Amusive tales a double use will find,
When they instruct as well as please the mind


This is a word very liable to be abused, and though often very vehemently uttered, widely differs from the “ still small voice" of self-approbation. In fact, no man has a right to set up a court of conscience in his own breast, and to square his own actions by his own rules of law and equity. As a member of society, he has tacitly subscribed to the common laws, by which experience has taught the communion to ensure the safety of a state, and procure advantages to every individual. If a man acts by the private canons of his own conscience, he is a very dan

gerous neighbour, and a very untrusty subject.. Pliny (lib. iii. lett. 20) has spoken justly and frankly " Multi famam, pauci conscientiam verentur.'

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Queen Elizabeth. In Thomas Hearne's edition of Camden's His tory of this Maiden Queen, we read a singular anecdote of that royal coquet.

“ When the

queen (says Camden) passed through her state rooms, the ladies attending her in her advanced age used to remove the looking-glasses from their places, when the queen went through their rooms, least they might reflect the royal visage, then in the decline." Elizabeth, who was conversant with the Greek, language, had probably read a Greek epigram, so well turned into English by Prior,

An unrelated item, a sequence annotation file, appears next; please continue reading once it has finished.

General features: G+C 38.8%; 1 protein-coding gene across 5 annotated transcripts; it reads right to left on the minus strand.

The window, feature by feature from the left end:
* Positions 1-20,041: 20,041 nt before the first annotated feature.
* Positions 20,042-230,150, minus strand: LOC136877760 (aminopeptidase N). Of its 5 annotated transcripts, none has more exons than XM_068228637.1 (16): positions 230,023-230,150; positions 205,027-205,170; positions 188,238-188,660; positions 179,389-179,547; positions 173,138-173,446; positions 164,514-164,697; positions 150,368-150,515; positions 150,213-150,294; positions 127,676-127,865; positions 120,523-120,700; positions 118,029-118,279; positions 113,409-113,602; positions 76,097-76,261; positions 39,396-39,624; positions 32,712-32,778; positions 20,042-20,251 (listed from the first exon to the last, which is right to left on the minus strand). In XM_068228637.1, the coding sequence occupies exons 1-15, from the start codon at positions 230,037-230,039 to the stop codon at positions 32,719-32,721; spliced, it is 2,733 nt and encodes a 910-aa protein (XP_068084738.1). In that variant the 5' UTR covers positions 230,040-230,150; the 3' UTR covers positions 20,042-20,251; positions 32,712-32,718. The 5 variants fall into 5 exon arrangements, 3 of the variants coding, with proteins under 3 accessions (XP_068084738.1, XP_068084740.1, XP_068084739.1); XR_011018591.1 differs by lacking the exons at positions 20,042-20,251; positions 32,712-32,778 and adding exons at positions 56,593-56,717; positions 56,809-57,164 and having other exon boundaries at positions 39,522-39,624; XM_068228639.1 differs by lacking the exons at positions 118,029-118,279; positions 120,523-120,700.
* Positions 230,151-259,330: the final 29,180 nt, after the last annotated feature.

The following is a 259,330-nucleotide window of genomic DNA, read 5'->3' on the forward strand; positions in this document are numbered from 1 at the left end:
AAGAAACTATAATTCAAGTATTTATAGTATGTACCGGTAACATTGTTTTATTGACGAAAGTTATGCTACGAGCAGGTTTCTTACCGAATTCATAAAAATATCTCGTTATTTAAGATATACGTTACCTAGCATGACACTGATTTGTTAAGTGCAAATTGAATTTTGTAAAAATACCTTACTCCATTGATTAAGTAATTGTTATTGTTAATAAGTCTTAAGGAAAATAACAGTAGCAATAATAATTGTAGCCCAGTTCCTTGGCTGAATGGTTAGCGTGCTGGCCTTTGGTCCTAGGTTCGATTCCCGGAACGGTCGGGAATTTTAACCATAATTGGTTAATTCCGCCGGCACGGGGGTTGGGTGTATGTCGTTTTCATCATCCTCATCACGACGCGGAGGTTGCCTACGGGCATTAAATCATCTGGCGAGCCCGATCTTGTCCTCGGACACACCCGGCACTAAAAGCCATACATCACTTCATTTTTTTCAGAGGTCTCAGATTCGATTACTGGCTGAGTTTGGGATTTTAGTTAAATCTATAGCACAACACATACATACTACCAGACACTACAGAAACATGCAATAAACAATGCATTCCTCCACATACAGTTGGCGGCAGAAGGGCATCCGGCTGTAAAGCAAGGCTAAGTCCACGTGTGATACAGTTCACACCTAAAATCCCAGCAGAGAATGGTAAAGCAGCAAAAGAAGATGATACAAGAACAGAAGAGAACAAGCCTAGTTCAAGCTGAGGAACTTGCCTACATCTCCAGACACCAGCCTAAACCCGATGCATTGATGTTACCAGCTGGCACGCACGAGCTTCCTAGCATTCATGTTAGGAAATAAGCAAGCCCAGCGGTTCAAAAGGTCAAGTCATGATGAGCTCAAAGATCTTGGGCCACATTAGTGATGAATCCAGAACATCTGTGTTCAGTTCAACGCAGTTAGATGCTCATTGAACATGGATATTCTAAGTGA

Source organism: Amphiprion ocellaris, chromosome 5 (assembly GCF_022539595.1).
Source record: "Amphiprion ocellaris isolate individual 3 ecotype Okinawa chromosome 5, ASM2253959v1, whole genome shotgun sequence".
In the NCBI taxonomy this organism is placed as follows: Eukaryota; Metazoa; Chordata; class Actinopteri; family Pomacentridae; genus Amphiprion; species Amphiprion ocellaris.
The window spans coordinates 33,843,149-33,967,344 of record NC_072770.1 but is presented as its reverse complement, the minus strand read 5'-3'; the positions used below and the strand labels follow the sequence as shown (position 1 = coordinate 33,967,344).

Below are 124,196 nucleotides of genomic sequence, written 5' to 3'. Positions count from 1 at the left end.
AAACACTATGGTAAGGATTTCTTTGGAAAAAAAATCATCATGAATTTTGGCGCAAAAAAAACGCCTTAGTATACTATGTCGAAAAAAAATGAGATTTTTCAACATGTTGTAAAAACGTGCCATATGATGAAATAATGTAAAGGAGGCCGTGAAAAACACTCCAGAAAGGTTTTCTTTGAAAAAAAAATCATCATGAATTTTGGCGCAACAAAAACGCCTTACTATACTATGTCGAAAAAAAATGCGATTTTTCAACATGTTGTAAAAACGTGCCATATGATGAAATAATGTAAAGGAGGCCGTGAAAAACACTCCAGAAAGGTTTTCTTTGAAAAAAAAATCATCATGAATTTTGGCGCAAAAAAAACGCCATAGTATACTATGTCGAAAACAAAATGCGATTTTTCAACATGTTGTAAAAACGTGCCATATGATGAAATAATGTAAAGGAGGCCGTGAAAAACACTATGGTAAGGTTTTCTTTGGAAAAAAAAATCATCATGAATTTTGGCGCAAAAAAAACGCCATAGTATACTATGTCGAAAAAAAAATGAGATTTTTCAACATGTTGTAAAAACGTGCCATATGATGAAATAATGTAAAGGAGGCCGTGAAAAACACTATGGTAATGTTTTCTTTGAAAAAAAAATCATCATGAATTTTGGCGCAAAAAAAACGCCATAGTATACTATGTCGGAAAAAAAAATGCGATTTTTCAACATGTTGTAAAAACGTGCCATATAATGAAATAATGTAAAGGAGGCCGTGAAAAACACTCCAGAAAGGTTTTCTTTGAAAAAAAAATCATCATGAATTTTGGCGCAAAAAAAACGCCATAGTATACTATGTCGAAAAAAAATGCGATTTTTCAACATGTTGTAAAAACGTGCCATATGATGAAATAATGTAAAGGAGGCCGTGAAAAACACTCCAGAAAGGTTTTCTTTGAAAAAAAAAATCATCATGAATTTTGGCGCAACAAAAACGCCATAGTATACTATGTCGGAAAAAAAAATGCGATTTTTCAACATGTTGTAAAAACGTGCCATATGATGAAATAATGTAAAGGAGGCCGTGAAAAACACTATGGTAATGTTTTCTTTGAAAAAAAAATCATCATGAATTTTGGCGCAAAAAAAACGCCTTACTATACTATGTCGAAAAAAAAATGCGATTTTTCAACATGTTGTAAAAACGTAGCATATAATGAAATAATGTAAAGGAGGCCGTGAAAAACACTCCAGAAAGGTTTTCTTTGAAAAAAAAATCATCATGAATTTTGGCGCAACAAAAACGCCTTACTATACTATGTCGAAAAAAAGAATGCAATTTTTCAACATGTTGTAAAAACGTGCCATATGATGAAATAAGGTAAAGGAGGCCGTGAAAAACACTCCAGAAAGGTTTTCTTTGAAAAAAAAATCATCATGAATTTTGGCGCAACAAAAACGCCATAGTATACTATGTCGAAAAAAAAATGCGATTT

Venus, take my votive glass,
Since I am not what I was :
What hereafter I may bc,
Venus, let me never see.

Rich Wives.

A caution not to choose a wife merely for hier: fortune's sake, the honest and sensible Plutarch has offered to us, with a strong and beautiful illus.. tration. " As there is little or no use to be made of a mirror, though in a frame of gold, and enchased with all the sparkling variety of the richest

gems, unless it render back the similitude of the image it receives, so there is nothing of profit in a. wealthy dowry, unless the condition of the temper, and the bumour of the wife, be conformable to the natural disposition and inclination of the husband, so that he sees the virtues of his own mind exactly represented in hers.-- Plutarch's Conjugal Precepts.

Mutual Duties in a Married State.. Women, in honouring and submitting to their husbands, procure honour and respect to their husbands; but when they strive to get the mastery, they become a reproach, not only to themselves, but to those who are so ignominiously hen-pecked, But then again it behoves a husband to controul his wife, not as a master does his vassal, but as the soul governs the body, with the gentle hand of mutual friendship and reciprocal affection.-Ibid.

Night Thoughts, by Dr. Young. Obscurity hangs in lurid clouds over many passages in this celebrated composition, yet there are some very affecting and delightful by their splendour and sweetness. Shakespeare himself might have been honoured in adopting the following lines on sleep, had he wished to have repeated his efforts on the same subject.